With everything you have to do in a day sometimes navigating a virtual environment is not something you probably want to think about. Really, it’s not as hard as you think. As I began working in a virtual environment ten years ago I labored over just about everything, from spreadsheets and word documents to managing and creating courses in a Learning Management System (LMS). My first foray into this world was just before everyone had a smartphone and the ubiquitous use of apps and online tools were found in everyone’s hands. Now, in 2019 most of us are accustomed to working in a virtual environment, yet it can still seem like a bit of a worry. Will my network accommodate all those live sessions? Do computers have the right platform? Will the kids be safe?
Remarkably, you and your team will find your way. You can watch videos on Youtube and Vimeo, send help desk tickets to your providers, and I call on the knowledge of your colleagues and friends, who were might have different skills than you. Eventually, you will even be able to help the teachers and others to navigate their way through the virtual environment. In the long run, my stumbling to learn made me much more empathetic to the students and teachers I was working with. Think of how much this will help you in the eyes of the people you work with!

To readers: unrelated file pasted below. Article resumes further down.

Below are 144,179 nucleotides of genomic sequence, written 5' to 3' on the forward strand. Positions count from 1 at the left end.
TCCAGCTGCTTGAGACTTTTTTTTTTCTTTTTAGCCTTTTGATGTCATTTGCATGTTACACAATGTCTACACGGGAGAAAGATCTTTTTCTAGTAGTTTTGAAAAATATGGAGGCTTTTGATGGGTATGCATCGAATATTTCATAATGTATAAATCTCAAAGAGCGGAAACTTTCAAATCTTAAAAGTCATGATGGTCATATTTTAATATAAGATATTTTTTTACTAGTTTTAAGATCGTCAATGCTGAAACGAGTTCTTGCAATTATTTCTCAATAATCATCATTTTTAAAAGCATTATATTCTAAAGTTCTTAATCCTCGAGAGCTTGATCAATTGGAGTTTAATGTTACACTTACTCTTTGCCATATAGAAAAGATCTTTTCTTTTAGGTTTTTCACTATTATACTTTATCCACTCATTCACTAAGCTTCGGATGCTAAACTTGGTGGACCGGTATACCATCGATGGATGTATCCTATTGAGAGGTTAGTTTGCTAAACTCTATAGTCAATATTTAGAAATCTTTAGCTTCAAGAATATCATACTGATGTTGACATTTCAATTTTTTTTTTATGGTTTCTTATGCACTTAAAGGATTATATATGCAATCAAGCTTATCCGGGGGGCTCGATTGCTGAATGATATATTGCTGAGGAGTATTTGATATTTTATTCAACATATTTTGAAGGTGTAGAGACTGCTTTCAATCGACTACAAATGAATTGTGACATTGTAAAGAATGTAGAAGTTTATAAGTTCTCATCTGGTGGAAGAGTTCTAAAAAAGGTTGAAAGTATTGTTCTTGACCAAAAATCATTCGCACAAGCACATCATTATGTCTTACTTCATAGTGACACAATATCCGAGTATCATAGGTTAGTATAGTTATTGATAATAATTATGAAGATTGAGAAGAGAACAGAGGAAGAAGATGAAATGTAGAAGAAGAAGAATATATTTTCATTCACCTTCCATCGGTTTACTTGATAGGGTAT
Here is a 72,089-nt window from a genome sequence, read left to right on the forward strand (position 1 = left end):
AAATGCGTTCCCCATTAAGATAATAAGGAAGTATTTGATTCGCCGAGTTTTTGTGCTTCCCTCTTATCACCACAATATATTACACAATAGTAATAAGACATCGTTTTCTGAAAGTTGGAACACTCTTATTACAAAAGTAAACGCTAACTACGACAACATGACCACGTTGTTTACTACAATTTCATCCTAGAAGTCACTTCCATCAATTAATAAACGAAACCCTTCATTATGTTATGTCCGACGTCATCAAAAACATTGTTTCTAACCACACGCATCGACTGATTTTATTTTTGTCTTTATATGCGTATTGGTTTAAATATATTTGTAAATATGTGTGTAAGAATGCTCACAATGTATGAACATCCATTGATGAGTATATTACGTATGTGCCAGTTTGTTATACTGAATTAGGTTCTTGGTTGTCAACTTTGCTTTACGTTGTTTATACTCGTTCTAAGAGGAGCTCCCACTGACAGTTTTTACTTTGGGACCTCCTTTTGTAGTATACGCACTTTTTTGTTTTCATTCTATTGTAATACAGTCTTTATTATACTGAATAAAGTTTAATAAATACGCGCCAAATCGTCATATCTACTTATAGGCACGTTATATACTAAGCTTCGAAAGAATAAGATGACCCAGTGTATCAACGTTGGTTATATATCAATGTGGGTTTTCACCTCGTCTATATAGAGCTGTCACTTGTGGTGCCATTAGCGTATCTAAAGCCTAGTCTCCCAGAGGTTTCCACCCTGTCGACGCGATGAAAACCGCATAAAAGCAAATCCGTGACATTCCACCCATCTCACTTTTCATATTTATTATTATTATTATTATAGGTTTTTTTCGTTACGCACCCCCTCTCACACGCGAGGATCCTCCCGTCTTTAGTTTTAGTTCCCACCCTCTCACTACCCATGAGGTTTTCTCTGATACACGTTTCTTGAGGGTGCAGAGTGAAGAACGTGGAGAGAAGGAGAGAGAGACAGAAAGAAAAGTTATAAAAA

With all the snarls that come along with things that are ‘new’ we are eager to help and find ourselves reminding others that we were once new to navigating Virtual Learning Environments. I recall vividly how afraid I was, how I couldn’t find the page for turning in an assignment, or I would fumble to make a short video. I vowed as I became more confident that I would help others to avoid the frustration and stumbles I made learning how to navigate a virtual learning environment. So, with a little organization, competent instruction, and support, we can all use virtual tools for instruction.
Things to Think About
Start with understanding why you are choosing a virtual learning environment.